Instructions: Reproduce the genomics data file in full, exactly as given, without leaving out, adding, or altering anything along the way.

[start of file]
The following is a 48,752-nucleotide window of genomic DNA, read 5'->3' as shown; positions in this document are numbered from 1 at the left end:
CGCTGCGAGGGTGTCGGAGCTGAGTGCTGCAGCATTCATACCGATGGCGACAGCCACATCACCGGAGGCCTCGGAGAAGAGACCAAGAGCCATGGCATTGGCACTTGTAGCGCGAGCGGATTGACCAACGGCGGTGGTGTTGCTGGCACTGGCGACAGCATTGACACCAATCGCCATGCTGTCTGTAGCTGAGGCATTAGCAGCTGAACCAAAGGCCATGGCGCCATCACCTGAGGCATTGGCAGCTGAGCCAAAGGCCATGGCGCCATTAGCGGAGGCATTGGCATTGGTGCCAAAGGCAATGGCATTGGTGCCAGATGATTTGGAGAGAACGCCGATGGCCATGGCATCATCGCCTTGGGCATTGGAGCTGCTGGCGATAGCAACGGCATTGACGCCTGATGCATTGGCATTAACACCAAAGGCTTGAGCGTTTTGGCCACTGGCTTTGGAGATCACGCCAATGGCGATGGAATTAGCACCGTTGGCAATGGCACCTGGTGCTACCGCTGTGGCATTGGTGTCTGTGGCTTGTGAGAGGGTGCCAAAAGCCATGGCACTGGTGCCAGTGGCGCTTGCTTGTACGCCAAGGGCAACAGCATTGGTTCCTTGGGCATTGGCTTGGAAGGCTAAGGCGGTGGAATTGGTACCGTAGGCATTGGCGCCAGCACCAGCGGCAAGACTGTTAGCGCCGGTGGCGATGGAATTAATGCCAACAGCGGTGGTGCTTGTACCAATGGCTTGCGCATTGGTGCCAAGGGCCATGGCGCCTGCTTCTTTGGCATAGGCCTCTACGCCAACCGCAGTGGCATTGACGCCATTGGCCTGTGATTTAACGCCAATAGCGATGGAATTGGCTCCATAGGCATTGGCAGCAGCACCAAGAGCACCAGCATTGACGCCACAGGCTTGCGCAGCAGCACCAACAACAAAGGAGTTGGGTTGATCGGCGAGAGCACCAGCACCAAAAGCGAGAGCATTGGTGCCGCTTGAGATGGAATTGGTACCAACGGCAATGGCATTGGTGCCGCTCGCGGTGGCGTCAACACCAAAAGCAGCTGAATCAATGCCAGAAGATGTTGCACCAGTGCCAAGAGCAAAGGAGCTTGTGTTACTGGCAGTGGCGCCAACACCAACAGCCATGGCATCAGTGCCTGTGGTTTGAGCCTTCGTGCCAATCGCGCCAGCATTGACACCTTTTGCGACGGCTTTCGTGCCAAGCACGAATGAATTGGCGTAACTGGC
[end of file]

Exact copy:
The following is a 48,752-nucleotide window of genomic DNA, read 5'->3' as shown; positions in this document are numbered from 1 at the left end:
CGCTGCGAGGGTGTCGGAGCTGAGTGCTGCAGCATTCATACCGATGGCGACAGCCACATCACCGGAGGCCTCGGAGAAGAGACCAAGAGCCATGGCATTGGCACTTGTAGCGCGAGCGGATTGACCAACGGCGGTGGTGTTGCTGGCACTGGCGACAGCATTGACACCAATCGCCATGCTGTCTGTAGCTGAGGCATTAGCAGCTGAACCAAAGGCCATGGCGCCATCACCTGAGGCATTGGCAGCTGAGCCAAAGGCCATGGCGCCATTAGCGGAGGCATTGGCATTGGTGCCAAAGGCAATGGCATTGGTGCCAGATGATTTGGAGAGAACGCCGATGGCCATGGCATCATCGCCTTGGGCATTGGAGCTGCTGGCGATAGCAACGGCATTGACGCCTGATGCATTGGCATTAACACCAAAGGCTTGAGCGTTTTGGCCACTGGCTTTGGAGATCACGCCAATGGCGATGGAATTAGCACCGTTGGCAATGGCACCTGGTGCTACCGCTGTGGCATTGGTGTCTGTGGCTTGTGAGAGGGTGCCAAAAGCCATGGCACTGGTGCCAGTGGCGCTTGCTTGTACGCCAAGGGCAACAGCATTGGTTCCTTGGGCATTGGCTTGGAAGGCTAAGGCGGTGGAATTGGTACCGTAGGCATTGGCGCCAGCACCAGCGGCAAGACTGTTAGCGCCGGTGGCGATGGAATTAATGCCAACAGCGGTGGTGCTTGTACCAATGGCTTGCGCATTGGTGCCAAGGGCCATGGCGCCTGCTTCTTTGGCATAGGCCTCTACGCCAACCGCAGTGGCATTGACGCCATTGGCCTGTGATTTAACGCCAATAGCGATGGAATTGGCTCCATAGGCATTGGCAGCAGCACCAAGAGCACCAGCATTGACGCCACAGGCTTGCGCAGCAGCACCAACAACAAAGGAGTTGGGTTGATCGGCGAGAGCACCAGCACCAAAAGCGAGAGCATTGGTGCCGCTTGAGATGGAATTGGTACCAACGGCAATGGCATTGGTGCCGCTCGCGGTGGCGTCAACACCAAAAGCAGCTGAATCAATGCCAGAAGATGTTGCACCAGTGCCAAGAGCAAAGGAGCTTGTGTTACTGGCAGTGGCGCCAACACCAACAGCCATGGCATCAGTGCCTGTGGTTTGAGCCTTCGTGCCAATCGCGCCAGCATTGACACCTTTTGCGACGGCTTTCGTGCCAAGCACGAATGAATTGGCGTAACTGGC